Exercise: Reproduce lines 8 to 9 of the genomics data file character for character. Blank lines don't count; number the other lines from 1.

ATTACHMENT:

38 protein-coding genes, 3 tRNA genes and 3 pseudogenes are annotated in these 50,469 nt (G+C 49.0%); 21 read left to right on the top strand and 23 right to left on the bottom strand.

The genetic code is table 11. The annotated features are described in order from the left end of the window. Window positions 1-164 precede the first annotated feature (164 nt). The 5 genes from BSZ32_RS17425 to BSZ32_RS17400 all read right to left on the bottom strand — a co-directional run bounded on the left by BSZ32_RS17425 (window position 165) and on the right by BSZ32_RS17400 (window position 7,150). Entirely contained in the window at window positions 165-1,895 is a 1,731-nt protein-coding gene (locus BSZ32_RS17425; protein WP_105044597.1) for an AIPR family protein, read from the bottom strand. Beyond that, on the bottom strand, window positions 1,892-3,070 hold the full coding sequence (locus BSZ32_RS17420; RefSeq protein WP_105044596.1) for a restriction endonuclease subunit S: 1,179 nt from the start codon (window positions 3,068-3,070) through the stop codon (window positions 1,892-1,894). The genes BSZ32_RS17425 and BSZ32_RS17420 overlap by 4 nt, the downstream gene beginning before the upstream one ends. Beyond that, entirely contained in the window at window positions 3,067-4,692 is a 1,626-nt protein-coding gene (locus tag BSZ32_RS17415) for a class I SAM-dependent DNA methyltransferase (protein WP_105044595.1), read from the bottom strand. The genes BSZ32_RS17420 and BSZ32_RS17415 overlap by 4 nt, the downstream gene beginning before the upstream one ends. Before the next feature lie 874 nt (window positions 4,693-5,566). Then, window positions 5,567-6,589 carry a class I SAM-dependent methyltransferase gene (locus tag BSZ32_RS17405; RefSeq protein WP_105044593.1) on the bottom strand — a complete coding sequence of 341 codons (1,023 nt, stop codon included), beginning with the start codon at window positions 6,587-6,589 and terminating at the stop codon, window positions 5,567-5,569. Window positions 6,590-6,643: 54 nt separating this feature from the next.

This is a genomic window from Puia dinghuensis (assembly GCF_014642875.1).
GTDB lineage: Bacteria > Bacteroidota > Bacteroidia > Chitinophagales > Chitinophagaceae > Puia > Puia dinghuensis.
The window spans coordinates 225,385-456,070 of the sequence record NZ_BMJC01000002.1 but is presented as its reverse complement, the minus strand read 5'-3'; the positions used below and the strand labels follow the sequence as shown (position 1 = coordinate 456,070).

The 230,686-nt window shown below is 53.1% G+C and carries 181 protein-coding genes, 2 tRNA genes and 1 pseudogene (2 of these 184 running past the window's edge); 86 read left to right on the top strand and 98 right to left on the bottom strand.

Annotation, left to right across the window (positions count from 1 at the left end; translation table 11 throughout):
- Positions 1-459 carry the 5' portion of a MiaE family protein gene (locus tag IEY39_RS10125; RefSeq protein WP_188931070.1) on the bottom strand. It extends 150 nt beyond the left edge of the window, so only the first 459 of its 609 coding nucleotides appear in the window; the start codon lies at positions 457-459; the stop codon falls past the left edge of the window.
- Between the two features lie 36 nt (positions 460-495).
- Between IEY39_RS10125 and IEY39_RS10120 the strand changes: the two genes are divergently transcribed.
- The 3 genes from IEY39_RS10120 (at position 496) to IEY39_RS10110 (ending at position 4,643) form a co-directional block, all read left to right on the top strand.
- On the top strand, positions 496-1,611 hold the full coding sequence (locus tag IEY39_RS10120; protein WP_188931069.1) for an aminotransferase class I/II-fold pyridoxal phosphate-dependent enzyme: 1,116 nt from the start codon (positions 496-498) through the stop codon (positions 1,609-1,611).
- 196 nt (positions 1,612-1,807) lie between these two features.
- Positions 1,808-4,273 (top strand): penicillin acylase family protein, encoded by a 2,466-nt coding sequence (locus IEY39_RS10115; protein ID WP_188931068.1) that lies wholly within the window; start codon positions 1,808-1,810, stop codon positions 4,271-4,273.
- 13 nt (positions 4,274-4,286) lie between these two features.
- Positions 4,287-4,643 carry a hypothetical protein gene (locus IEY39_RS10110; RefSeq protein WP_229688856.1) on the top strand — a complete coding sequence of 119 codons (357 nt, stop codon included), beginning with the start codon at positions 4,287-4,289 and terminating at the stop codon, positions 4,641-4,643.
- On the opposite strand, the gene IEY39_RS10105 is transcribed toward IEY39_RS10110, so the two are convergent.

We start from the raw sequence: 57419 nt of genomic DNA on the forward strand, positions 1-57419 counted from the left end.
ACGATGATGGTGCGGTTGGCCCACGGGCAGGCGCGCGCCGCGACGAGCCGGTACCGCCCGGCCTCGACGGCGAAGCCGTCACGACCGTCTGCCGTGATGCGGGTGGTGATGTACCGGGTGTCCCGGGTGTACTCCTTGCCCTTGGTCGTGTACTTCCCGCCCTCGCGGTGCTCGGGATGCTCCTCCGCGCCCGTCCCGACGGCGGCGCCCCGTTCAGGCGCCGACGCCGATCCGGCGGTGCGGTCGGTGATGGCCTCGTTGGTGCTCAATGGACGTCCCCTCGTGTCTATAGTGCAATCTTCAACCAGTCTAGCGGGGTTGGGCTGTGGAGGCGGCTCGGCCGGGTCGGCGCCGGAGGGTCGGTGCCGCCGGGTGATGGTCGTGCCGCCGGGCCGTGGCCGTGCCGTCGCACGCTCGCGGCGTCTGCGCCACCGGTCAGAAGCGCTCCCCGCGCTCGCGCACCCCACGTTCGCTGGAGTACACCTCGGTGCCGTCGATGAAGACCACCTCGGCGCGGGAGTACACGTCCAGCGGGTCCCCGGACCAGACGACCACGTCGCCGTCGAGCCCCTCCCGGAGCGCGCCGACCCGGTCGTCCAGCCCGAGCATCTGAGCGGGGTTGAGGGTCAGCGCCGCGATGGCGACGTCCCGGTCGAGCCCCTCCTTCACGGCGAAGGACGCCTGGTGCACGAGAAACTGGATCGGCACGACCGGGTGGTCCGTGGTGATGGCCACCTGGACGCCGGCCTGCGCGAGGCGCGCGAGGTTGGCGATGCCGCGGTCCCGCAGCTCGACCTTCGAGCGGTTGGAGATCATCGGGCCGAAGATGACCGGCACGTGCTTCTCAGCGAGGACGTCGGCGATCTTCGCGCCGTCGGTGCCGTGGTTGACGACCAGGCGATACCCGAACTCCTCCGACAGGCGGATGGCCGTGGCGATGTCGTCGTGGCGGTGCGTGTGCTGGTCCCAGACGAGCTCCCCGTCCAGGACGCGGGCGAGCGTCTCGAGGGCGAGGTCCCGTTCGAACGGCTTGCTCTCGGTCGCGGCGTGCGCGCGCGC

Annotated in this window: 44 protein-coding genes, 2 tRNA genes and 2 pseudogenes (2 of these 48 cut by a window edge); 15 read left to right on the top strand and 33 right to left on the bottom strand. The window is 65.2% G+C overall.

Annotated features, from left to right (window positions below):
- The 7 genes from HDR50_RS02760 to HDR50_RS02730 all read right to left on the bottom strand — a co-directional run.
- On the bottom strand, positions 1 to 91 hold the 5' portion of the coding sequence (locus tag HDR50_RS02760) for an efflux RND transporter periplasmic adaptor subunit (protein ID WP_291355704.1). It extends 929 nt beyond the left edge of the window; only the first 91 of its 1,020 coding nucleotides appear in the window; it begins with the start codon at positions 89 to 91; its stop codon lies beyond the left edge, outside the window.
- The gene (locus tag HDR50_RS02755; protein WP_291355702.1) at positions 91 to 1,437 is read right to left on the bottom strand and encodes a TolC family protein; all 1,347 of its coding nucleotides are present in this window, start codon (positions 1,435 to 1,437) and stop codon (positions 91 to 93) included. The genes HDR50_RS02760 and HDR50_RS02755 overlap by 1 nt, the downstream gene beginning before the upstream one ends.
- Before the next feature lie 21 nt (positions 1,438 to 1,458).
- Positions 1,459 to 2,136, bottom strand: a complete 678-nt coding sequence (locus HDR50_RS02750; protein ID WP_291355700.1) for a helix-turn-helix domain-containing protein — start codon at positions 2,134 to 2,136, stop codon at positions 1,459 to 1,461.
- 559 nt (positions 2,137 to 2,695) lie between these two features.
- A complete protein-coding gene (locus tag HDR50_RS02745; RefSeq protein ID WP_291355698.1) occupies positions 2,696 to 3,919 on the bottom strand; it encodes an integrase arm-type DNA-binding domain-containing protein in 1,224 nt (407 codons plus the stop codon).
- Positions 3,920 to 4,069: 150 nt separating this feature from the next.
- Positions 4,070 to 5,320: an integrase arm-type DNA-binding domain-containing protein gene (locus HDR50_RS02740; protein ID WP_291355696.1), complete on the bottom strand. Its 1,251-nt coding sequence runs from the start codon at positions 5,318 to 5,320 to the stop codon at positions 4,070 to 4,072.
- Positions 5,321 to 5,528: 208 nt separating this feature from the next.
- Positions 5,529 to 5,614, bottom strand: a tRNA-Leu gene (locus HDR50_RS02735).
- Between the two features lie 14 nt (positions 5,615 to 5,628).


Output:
- Positions 1-459 carry the 5' portion of a MiaE family protein gene (locus tag IEY39_RS10125; RefSeq protein WP_188931070.1) on the bottom strand. It extends 150 nt beyond the left edge of the window, so only the first 459 of its 609 coding nucleotides appear in the window; the start codon lies at positions 457-459; the stop codon falls past the left edge of the window.
- Between the two features lie 36 nt (positions 460-495).